As the weather offers up warmer days here and there, the cheetah boys and puppy girls get to go outside and play. The result? Lots of chasing, tumbling, and wrestling. Plus the occasional cheetah chirp-growl.

Actually, these kind of play sessions are an important part of growing up as a cheetah (or a puppy, for that matter). Play isn’t just all fun and games, even though the cubs and puppies are playing games and having fun. Playing helps the cheetahs practice stalking and chasing – skills that, in the wild, are vital to being a good hunter.

Playing also helps the cheetahs and the puppies bond, much like it would with human children (and adults)! Playing helps Ro, Reh, Reese, and Ruth learn about each other while they’re working off all of their energy – and as young cubs and puppies – they have a lot of that!


In the wild, male cheetah cubs from the same litter, like Ro and Reh, will stay bonded together for years – possibly even for life. Ro and Reh are very bonded to each other – that’s part of the reason the Zoo brought in Ruth and Reese; that way when the cheetahs have to travel separately, they can at least have a doggy friend with them!






Ro, Reh, Reese, and Ruth all are being trained by the Columbus Zoo and Aquarium Promotions staff. Using positive reinforcement training and behavior shaping (getting treats and praise when the animals perform a command correctly), the staff works with the cubs and the pups to teach them basic commands like “sit” and “come.” The Zoo trainers also use these techniques to get the animals used to different situations and different people – this is is especially important since these precious cubs and pups are going to be on the road as ambassadors for both the Columbus Zoo and for cheetahs around the world.

Reh learns “sit”

Of course, like most students, the “kids” like to take a nap after a hard day of studying!

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Recently, Reh and Ruth stopped by the Tanganyika Wildlife Park, just outside of Wichita, Kansas. There they had the chance to romp and play, burning off some of the energy they stored up during their long car ride.

Reh goes for a run

Ruth joins in

Time to practice stalking …

Got it!

Ruth decides to check out the ball while Reh takes a breather…

*whew* Running and stalking is darned hard work!


On January 15, Ro, Reh, Reese, and Ruth accompanied Jack Hanna on Good Morning America. The blossoming young ones stole the show and helped Jack explain about cheetahs, cheetah conservation, and how Anatolian shepherds (like Reese and Ruth) are helping cheetahs to survive in Namibia. To see the cubs’ and pups’ national TV debut, click on this link – Where the Wild Things Are on ABC News.

The cheetah cubs and their puppy pals have had their pictures taken for their Columbus Zoo ID badges!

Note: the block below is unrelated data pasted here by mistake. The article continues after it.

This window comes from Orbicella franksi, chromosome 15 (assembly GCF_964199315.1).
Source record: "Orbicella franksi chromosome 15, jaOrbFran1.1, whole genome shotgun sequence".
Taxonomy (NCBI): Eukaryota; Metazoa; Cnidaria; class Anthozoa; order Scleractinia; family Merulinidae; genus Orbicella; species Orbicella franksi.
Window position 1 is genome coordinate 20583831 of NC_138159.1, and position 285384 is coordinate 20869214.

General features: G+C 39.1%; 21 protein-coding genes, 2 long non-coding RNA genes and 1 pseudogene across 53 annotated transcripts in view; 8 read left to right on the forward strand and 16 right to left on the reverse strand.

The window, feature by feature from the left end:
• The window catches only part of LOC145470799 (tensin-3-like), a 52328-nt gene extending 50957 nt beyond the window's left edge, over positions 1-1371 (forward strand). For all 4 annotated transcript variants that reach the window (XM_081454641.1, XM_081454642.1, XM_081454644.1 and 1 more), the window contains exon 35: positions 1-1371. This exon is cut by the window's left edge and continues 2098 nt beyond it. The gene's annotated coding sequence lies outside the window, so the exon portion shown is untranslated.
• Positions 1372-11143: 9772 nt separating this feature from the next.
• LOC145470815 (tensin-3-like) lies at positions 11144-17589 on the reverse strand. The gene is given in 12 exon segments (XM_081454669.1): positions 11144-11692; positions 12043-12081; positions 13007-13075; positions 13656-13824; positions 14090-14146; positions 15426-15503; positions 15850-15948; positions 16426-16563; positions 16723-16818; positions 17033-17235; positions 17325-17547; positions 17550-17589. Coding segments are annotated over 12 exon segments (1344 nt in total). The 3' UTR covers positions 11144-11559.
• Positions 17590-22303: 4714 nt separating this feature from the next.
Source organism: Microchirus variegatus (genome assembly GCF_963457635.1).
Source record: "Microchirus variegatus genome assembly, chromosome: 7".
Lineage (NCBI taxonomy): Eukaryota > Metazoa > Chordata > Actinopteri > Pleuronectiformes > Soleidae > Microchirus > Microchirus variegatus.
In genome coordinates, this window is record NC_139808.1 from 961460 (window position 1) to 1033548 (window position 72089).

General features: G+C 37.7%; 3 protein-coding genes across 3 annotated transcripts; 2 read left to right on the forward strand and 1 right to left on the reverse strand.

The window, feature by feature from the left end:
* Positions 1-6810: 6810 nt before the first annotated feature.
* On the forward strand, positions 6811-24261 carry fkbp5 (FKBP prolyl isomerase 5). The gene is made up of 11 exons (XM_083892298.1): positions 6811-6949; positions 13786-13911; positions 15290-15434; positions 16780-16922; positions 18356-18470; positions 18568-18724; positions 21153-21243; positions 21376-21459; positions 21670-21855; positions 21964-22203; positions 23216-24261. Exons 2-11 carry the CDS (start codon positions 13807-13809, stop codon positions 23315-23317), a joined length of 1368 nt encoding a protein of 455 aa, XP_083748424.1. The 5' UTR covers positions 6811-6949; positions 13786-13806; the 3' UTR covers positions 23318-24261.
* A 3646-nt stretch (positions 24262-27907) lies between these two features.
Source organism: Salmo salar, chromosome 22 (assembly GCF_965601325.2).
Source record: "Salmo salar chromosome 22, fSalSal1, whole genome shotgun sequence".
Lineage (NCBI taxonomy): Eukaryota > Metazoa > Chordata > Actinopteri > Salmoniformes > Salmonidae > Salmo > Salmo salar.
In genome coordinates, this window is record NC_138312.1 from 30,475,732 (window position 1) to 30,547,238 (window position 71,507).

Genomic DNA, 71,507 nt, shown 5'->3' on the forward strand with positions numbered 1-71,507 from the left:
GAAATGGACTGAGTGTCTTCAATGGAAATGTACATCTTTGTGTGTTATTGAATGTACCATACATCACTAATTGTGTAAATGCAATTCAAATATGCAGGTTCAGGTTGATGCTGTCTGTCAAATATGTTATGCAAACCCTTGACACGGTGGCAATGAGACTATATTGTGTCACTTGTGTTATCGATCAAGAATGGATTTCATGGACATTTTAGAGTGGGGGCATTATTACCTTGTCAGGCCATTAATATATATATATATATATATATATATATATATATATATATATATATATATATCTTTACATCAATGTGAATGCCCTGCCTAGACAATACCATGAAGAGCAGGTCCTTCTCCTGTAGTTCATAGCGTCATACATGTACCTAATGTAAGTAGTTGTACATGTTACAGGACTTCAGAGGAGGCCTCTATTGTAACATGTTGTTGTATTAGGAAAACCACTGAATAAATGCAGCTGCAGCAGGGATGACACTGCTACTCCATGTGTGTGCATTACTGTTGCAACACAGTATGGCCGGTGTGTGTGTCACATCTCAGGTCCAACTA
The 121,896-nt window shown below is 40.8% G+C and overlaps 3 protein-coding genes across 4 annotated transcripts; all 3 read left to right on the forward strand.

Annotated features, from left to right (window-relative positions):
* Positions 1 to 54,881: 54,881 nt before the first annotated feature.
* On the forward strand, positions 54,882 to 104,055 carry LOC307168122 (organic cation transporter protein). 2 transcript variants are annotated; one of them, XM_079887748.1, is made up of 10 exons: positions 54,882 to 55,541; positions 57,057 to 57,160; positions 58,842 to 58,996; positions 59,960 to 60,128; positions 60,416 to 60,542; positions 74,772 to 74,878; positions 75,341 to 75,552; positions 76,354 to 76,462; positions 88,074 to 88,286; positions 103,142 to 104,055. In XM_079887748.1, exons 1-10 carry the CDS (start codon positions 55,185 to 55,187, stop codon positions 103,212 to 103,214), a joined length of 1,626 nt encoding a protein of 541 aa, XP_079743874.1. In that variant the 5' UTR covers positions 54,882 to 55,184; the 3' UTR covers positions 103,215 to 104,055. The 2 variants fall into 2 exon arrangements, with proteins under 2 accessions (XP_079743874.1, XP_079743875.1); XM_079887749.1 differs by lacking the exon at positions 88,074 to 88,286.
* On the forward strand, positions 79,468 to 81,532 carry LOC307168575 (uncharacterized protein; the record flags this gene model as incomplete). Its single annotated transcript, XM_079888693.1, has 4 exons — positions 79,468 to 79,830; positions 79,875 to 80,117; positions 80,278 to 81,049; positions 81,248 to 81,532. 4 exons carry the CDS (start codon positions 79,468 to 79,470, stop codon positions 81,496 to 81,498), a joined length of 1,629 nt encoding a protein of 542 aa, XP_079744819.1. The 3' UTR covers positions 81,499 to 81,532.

Her proper ID picture is coming soon. For now, here’s a candid shot –

More photos and news coming soon!

On November 20, 2008, the Columbus Zoo and Aquarium became the home of two of the most adorable babies you’ve ever seen – three week old cheetah cubs named Ro and Reh (pronounced “Ray”). Born on October 28 at the Cincinnati Zoo, these tiny cheetahs came to the Columbus Zoo to be a part of the Zoo’s Promotions/Animal Encounters educational outreach department. Once trained and ready to go, these amazing babies will become ambassadors for their wild cousins worldwide, teaching people around the country about cheetahs and cheetah conservation.


The two brothers, now nearly 13 weeks old, are growing rapidly. They also hate to be separated – male cheetahs in the wild, especially brothers, often stay together for life. But, since it’s not possible that these two will always be able to travel together, the Zoo adopted two more adorable babies to be the cheetah’s companions and playmates. These babies are Anatolian Shepherds, sisters, born on October 26, two days before the cheetahs. So now, when the cheetahs are separated, they’ll still have a companion – just in the form of a floppy-legged, adorable puppy.


Reese and Ruth, the Anatolian Shepherd pups, are also littermates. They will grow to be up around 100 pounds when it’s all said and done. And, like Ro and Reh, these two pups will also be trained as education outreach ambassadors for the Zoo – and the pups, too, will help to spread the message of cheetah conservation.


More on that in a later post. For now, let me introduce the Zoo’s cheetah boys and puppy girls.


Ro — He is a lover and always wants to be held. He is dependent on the people around him and very observant. Ro’s personality seems to mirror the personality of Ruth (the puppy), while Reese (the puppy) and Reh’s personalities are more alike. Ro is short for Roho, which means “Spirit.”


Reh — The bigger of the two cheetahs (not by much though), Reh is more independent and adventurous than his brother. He loves to play and climb as much as he can. Reh is a little lighter in color than Ro. Reh is short for Sherehey (She-ray-hey), which means “celebration.”


Both cats for the most part are full of energy and very rambunctious.


Reese — She came to Columbus a few weeks before her sister. From the beginning she was feisty – she still is – and is protective of the Promotions office where she and cheetahs live. She barks when new people come to the office. She loves to play with her sister and is usually the ringleader of trouble.


Ruth — She is much calmer than her sister, Reese. She loves to be held and carried around. She was the first one to learn how to sit and does it whenever anyone walks near the treat jar. Ruth is also a little lazier than Reese – she values her naptime more than her sister does.